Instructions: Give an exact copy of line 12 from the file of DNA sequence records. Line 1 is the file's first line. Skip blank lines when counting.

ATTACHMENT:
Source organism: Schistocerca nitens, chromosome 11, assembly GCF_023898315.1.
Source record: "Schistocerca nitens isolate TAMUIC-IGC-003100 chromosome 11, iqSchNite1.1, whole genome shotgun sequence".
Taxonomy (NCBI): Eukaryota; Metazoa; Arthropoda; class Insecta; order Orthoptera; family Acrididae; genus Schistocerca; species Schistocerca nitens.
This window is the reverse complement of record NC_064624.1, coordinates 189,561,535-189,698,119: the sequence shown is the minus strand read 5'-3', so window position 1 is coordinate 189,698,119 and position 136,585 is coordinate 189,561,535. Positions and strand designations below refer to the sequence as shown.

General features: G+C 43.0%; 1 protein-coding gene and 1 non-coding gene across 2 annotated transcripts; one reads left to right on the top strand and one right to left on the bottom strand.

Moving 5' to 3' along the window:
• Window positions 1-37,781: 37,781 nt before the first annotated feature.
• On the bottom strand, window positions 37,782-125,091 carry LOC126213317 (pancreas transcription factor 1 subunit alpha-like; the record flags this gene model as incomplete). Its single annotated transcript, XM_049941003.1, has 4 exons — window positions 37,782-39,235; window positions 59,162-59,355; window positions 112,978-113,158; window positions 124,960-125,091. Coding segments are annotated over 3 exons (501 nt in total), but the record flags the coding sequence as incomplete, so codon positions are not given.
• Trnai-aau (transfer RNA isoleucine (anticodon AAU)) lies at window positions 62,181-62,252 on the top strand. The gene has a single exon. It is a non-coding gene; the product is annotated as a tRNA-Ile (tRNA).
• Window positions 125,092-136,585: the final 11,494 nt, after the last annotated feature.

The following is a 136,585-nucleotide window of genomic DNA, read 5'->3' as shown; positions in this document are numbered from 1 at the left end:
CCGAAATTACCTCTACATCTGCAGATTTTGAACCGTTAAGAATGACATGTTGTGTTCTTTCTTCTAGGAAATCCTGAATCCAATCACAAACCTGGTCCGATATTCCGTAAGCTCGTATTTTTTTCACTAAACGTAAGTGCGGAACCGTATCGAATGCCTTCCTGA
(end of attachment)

CCGAAATTACCTCTACATCTGCAGATTTTGAACCGTTAAGAATGACATGTTGTGTTCTTTCTTCTAGGAAATCCTGAATCCAATCACAAACCTGGTCCGATATTCCGTAAGCTCGTATTTTTTTCACTAAACGTAAGTGCGGAACCGTATCGAATGCCTTCCTGA